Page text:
Attached Images
File Type: jpg Acro20.JPG (688.2 KB, 1649 views)

Last edited by kstagger; 19th September 2012 at 03:04 PM.
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Old 19th September 2012, 12:42 PM   #2
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and a list of the parts:

C1,C2 = .047uf/600V
C3 = 250uf/6V
C4,C4 = 40uF/150V
C6 = 100uuf / 500V ceramic
C7a/C7b/C7c = 60/40/20uf / 450V with insulated mounting
C8 = 100uF/300V with insulated mounting
D1,D2 = Silicon Diode 750mA/600V PIV (IN1096 or equivalent)
F1 = 3A slow-blow
J1 = RCA jack
L1 = 2H/200mA filter choke
R1,R2,R7,R8,R9,R10 = 1M / .5W - 1% resistor
R3,R4 = 10-ohm / .5W, 1% resistor
R5 = 2200ohm / .5W, 10% resistor
R6 = 330ohm / .5W, 10% resistor
R11, R12 = 1500-ohm, 10W, 10% resistor
R13 = 5600-ohm, .5W, 10% resistor
R14 = 220kohm, .5W, 10% resistor
R15 = 6.8ohm, 1W, 10% resistor
R16 = 22ohm, 2W, 10% resistor
T1 = Output Transformer (Acrosound TO-370)
T2 = Power Transformer 185V/200mA and 6.3VCT/4.5A
V1 = 12AX7
V2, V3 = EL84
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Old 19th September 2012, 01:01 PM   #3
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Not quite true that the OPT is the only principal source of LF phase shift. The output cathode decouplers will have a significant effect too at mid-LF, although this will eventually disappear at sufficiently low subsonic frequencies. C4/C5 combined with 1/gm and R11 etc. form a lead-lag network but because of the likely resistance ratios this could produce nearly 90 degrees of phase shift before levelling out again. A conventional output cathode decoupler has much less effect because the cathode resistor would be much smaller.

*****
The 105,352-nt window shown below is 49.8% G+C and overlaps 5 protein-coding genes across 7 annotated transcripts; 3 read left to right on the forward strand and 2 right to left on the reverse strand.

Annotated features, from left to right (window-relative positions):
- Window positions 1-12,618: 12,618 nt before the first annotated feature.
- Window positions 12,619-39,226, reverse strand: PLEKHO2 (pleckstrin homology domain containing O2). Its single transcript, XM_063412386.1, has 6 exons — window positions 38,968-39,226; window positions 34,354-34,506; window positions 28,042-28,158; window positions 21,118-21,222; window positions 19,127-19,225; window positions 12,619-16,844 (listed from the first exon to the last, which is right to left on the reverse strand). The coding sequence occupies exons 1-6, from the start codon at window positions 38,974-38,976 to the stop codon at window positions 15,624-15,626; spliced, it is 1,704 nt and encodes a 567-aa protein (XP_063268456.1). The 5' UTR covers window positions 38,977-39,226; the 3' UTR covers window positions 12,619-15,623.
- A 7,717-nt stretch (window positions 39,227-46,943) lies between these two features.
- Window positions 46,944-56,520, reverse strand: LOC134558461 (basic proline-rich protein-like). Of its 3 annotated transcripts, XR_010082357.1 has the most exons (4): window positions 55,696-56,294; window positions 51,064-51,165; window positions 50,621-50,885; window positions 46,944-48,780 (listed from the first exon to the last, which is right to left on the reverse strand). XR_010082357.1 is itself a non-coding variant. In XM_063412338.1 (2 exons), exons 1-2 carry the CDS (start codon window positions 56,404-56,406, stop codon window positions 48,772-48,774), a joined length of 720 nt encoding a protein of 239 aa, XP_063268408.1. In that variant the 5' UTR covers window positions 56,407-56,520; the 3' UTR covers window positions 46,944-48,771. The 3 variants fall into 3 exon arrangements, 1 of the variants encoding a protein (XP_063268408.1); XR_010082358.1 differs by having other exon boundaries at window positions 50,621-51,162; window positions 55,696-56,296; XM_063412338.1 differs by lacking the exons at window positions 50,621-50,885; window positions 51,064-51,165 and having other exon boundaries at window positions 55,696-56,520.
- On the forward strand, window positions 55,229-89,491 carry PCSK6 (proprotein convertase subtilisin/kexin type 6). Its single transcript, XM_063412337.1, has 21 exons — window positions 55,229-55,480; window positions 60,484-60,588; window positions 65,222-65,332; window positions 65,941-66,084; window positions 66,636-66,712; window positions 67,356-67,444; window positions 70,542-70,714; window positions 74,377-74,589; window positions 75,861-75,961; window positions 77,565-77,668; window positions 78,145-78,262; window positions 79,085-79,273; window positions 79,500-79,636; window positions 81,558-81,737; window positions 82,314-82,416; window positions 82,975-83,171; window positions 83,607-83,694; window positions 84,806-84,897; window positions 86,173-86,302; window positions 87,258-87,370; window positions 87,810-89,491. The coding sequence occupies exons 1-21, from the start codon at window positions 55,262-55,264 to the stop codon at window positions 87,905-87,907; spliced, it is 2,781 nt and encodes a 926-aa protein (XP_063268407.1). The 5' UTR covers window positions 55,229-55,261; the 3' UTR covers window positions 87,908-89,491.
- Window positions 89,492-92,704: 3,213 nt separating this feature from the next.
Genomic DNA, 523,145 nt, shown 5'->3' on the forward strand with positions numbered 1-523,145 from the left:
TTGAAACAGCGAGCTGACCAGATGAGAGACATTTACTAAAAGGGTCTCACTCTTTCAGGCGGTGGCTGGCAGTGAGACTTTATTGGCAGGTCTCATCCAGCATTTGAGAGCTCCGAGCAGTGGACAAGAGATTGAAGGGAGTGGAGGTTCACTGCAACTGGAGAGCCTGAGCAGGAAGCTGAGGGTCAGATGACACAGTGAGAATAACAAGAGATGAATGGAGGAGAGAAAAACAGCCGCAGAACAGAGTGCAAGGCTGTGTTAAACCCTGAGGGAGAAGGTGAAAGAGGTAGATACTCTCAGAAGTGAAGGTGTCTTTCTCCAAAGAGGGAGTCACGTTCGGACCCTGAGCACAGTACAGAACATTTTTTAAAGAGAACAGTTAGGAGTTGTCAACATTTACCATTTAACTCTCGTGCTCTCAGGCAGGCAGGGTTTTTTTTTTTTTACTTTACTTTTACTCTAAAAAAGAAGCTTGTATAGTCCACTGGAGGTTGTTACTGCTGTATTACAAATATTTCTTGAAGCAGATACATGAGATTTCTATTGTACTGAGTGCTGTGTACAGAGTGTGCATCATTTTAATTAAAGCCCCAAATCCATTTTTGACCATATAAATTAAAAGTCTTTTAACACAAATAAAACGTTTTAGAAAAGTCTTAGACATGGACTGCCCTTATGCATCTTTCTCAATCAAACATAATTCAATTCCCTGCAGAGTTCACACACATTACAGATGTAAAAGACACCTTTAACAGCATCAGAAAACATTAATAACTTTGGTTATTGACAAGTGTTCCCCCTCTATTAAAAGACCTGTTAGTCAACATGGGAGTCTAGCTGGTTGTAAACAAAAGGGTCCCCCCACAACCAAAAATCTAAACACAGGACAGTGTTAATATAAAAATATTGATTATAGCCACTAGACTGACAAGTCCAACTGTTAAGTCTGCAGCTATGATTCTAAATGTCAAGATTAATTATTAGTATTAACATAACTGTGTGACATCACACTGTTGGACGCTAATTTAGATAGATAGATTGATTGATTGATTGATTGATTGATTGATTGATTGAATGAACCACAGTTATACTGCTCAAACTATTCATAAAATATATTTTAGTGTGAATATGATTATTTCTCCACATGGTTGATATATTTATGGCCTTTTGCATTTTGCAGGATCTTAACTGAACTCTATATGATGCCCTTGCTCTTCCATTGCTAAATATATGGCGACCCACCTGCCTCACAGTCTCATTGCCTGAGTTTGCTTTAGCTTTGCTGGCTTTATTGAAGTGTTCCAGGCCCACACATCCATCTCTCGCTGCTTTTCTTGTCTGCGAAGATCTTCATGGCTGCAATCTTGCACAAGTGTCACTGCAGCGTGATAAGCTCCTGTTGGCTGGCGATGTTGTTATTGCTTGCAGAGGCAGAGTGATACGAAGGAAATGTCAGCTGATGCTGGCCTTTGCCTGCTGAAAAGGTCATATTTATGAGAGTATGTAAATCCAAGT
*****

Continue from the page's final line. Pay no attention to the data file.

The accuracy of output bias will be similar to any other simple system which monitors cathode voltage - adequate but poorer than either normal cathode resistor bias or fixed grid voltage bias. This is because it corrects average current rather than quiescent current. The high cathode voltage, required by direct coupling, will reduce efficiency.

If the first stages anode loads (R9,R10) are high, then the phase splitter feedback resistors (R7,R8) would need to be even higher otherwise the advantage of a high anode load is thrown away. This could create a problem with Miller effect in the phase splitter, although the local feedback will compensate for this.

The OPT is clearly a high quality item, which is probably where most of the sound quality in this design comes from.

This design is a good example of how all electronic design involves compromises. It just happens to use different compromises from more conventional circuits.
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Old 19th September 2012, 02:25 PM   #4
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That circuit looks very similar or the same as one I built from an Acrosound catalogue some years ago. I seem to remember the 1M's being 510K though.

I built it as a stereo amplifier and it took a lot of time and effort to get it conditionably stable in one channel. I used Dynaco Z-565 for the outputs. I asked around on the Joenet for advice / help and the general concensus was my opt was the issue, IOW it needed the Acro OPT.